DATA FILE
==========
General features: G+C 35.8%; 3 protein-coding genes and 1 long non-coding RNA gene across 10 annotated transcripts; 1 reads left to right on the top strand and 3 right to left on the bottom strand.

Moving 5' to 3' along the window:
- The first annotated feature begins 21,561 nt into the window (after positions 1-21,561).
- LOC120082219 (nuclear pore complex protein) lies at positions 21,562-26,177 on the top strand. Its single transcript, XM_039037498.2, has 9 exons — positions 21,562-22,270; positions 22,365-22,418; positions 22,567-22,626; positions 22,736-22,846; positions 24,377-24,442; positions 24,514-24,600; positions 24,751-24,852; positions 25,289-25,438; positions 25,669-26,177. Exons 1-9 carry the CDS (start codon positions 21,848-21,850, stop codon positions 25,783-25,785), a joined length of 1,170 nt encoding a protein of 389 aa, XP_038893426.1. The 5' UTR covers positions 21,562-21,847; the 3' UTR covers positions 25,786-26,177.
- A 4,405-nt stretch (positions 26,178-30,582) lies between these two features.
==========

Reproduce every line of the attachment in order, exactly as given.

General features: G+C 35.8%; 3 protein-coding genes and 1 long non-coding RNA gene across 10 annotated transcripts; 1 reads left to right on the top strand and 3 right to left on the bottom strand.

Moving 5' to 3' along the window:
- The first annotated feature begins 21,561 nt into the window (after positions 1-21,561).
- LOC120082219 (nuclear pore complex protein) lies at positions 21,562-26,177 on the top strand. Its single transcript, XM_039037498.2, has 9 exons — positions 21,562-22,270; positions 22,365-22,418; positions 22,567-22,626; positions 22,736-22,846; positions 24,377-24,442; positions 24,514-24,600; positions 24,751-24,852; positions 25,289-25,438; positions 25,669-26,177. Exons 1-9 carry the CDS (start codon positions 21,848-21,850, stop codon positions 25,783-25,785), a joined length of 1,170 nt encoding a protein of 389 aa, XP_038893426.1. The 5' UTR covers positions 21,562-21,847; the 3' UTR covers positions 25,786-26,177.
- A 4,405-nt stretch (positions 26,178-30,582) lies between these two features.